This study determined the impact of impairment criteria on the prevalence and patterns of comorbidity of child DSM-IV disorders. The validity of these impairment criteria was tested against different measures of mental health care referral and utilization. We interviewed parents of 1,154 children aged 5–8 years in-depth using the Diagnostic Interview Schedule for Children in Rotterdam, the Netherlands, to establish DSM-IV diagnosis. These children were randomly selected or oversampled based on Child Behavior Checklist ratings from a large population-based study (N = 6,172). Referral data were extracted from the psychiatric interview as well as from a follow-up questionnaire. The results showed an overall prevalence of DSM-IV disorders of 31.1 % when impairment was not considered. This rate declined to 22.9 % when mild impairment was required and declined even further, to 10.3 %, for more severe levels of impairment. Similarly, the overall comorbidity rate declined from 8.5 to 6.7 and 2.7 % when mild and severe impairment were required, respectively. Virtually all children who attained symptom thresholds for a specific disorder, and had been referred to a mental health care professional because of the associated symptoms, also had mild impairment. The requirement of severe impairment criteria significantly increased diagnostic thresholds, but for most disorders, this definition captured only half of the clinically referred cases. In conclusion, prevalence was highly dependent upon the criteria used to define impairment. If severe impairment is made a diagnostic requirement, many children with psychiatric symptoms and mild impairment seeking mental health care will be undiagnosed and possibly untreated.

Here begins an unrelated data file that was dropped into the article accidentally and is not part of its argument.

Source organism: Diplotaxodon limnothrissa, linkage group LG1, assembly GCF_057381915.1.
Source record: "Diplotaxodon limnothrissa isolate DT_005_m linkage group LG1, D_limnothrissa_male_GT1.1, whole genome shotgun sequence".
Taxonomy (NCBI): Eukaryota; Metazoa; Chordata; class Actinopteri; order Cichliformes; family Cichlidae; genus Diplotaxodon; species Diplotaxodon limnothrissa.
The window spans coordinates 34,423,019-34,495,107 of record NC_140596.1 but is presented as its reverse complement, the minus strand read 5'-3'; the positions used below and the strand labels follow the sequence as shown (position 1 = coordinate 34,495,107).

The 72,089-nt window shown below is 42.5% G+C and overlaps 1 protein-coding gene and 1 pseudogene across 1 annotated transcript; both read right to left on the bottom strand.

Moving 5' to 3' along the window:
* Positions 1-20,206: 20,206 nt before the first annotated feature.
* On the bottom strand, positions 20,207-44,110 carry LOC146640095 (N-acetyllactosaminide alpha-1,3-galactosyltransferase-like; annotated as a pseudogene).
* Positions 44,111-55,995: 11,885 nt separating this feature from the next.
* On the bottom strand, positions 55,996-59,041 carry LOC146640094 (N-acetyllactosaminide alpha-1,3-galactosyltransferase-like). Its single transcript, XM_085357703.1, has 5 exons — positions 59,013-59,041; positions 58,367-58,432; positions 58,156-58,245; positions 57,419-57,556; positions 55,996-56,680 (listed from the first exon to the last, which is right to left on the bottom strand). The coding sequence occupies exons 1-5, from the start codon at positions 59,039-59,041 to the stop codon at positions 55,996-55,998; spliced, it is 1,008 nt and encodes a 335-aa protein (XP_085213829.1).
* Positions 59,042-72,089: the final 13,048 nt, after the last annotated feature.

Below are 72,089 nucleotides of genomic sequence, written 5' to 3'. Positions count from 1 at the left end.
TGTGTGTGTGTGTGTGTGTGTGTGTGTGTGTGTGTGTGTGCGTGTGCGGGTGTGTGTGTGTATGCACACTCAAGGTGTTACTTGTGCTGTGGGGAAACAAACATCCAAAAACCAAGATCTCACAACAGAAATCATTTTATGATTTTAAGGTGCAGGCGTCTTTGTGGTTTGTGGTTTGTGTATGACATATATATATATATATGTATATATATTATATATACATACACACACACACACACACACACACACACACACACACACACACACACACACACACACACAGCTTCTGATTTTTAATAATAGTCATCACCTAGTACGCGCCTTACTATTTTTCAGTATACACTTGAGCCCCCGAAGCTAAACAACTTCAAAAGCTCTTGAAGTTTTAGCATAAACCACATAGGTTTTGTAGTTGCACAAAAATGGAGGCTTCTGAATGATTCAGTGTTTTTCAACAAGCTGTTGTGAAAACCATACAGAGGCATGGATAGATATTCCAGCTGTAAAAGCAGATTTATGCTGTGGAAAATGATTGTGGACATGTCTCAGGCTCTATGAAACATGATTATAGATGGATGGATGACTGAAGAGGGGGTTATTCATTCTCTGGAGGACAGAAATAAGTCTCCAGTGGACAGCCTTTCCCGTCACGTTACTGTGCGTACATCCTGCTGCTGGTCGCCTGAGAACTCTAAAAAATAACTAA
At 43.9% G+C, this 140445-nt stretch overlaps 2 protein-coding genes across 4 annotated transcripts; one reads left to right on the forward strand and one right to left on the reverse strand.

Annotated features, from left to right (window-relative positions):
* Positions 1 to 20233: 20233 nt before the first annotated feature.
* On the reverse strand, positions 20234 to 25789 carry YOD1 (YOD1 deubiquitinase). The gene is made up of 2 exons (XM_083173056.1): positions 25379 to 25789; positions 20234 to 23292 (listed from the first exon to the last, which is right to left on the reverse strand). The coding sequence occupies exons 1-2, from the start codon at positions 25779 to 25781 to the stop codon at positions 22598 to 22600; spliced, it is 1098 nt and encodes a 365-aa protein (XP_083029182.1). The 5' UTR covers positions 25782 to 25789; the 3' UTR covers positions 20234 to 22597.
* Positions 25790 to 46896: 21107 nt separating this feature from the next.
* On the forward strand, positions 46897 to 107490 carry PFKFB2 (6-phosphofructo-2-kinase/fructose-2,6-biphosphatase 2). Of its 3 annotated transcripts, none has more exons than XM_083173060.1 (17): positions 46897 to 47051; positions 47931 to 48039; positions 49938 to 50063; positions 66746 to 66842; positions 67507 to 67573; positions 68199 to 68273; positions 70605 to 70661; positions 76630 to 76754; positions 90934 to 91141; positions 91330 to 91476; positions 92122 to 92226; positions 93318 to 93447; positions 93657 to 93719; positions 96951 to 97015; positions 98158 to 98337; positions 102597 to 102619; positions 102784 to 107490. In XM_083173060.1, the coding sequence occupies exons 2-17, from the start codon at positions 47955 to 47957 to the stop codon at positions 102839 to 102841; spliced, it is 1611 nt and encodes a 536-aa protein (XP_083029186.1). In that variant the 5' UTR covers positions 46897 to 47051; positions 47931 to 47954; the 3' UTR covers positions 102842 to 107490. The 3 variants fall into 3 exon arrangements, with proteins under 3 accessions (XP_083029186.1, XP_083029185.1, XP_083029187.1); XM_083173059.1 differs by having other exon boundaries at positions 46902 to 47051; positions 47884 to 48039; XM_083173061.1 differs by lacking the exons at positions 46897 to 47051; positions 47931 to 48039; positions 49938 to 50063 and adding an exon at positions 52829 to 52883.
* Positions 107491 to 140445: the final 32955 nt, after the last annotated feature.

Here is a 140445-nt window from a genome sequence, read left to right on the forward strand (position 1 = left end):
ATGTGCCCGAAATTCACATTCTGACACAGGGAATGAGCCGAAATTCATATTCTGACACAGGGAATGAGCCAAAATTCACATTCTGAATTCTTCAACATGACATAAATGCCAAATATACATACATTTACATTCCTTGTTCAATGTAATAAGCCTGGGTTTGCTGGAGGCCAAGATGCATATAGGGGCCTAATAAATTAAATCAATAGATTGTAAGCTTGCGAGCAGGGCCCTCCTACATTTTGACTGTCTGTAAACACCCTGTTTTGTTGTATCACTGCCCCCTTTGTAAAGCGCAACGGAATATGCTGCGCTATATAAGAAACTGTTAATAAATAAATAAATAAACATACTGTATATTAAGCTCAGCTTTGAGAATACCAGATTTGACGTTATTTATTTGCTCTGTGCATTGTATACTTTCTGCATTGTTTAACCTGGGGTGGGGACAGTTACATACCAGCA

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Keywords Child psychiatric disorders, Comorbidity, Impairment, Prevalence, Referral for treatment
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Journal European Child and Adolescent Psychiatry
Rijlaarsdam, J, Stevens, G, van der Ende, J, Hofman, A, Jaddoe, V.W.V, Verhulst, F.C, & Tiemeier, H.W. (2015). Prevalence of DSM-IV disorders in a population-based sample of 5- to 8-year-old children: the impact of impairment criteria. European Child and Adolescent Psychiatry, 24(11), 1339–1348. doi:10.1007/s00787-015-0684-6